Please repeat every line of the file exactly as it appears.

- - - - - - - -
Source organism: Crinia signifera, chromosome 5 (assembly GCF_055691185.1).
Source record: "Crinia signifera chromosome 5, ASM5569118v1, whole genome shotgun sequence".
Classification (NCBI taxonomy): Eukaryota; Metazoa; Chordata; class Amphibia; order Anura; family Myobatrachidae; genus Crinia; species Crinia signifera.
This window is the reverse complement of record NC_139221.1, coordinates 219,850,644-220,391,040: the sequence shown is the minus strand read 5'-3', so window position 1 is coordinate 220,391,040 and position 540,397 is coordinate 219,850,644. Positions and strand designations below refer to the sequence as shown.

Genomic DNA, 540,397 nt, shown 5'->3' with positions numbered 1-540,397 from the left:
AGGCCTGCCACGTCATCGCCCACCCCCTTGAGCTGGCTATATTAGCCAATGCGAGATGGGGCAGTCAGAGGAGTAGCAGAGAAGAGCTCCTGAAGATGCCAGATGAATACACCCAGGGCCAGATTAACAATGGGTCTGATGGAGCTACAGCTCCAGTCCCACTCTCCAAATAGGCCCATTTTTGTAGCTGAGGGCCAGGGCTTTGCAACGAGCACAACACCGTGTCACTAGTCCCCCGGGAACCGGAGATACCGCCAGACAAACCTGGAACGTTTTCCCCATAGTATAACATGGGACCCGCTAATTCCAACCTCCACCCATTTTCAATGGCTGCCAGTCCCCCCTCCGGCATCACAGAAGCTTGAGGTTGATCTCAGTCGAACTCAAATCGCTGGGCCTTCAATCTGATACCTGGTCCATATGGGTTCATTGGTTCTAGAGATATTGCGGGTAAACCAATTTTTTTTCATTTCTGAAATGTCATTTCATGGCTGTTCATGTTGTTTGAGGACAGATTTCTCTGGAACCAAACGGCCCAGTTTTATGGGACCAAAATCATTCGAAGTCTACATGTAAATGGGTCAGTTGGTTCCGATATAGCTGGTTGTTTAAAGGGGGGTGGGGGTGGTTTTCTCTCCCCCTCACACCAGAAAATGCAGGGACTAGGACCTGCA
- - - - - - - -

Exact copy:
Source organism: Crinia signifera, chromosome 5 (assembly GCF_055691185.1).
Source record: "Crinia signifera chromosome 5, ASM5569118v1, whole genome shotgun sequence".
Classification (NCBI taxonomy): Eukaryota; Metazoa; Chordata; class Amphibia; order Anura; family Myobatrachidae; genus Crinia; species Crinia signifera.
This window is the reverse complement of record NC_139221.1, coordinates 219,850,644-220,391,040: the sequence shown is the minus strand read 5'-3', so window position 1 is coordinate 220,391,040 and position 540,397 is coordinate 219,850,644. Positions and strand designations below refer to the sequence as shown.

Genomic DNA, 540,397 nt, shown 5'->3' with positions numbered 1-540,397 from the left:
AGGCCTGCCACGTCATCGCCCACCCCCTTGAGCTGGCTATATTAGCCAATGCGAGATGGGGCAGTCAGAGGAGTAGCAGAGAAGAGCTCCTGAAGATGCCAGATGAATACACCCAGGGCCAGATTAACAATGGGTCTGATGGAGCTACAGCTCCAGTCCCACTCTCCAAATAGGCCCATTTTTGTAGCTGAGGGCCAGGGCTTTGCAACGAGCACAACACCGTGTCACTAGTCCCCCGGGAACCGGAGATACCGCCAGACAAACCTGGAACGTTTTCCCCATAGTATAACATGGGACCCGCTAATTCCAACCTCCACCCATTTTCAATGGCTGCCAGTCCCCCCTCCGGCATCACAGAAGCTTGAGGTTGATCTCAGTCGAACTCAAATCGCTGGGCCTTCAATCTGATACCTGGTCCATATGGGTTCATTGGTTCTAGAGATATTGCGGGTAAACCAATTTTTTTTCATTTCTGAAATGTCATTTCATGGCTGTTCATGTTGTTTGAGGACAGATTTCTCTGGAACCAAACGGCCCAGTTTTATGGGACCAAAATCATTCGAAGTCTACATGTAAATGGGTCAGTTGGTTCCGATATAGCTGGTTGTTTAAAGGGGGGTGGGGGTGGTTTTCTCTCCCCCTCACACCAGAAAATGCAGGGACTAGGACCTGCA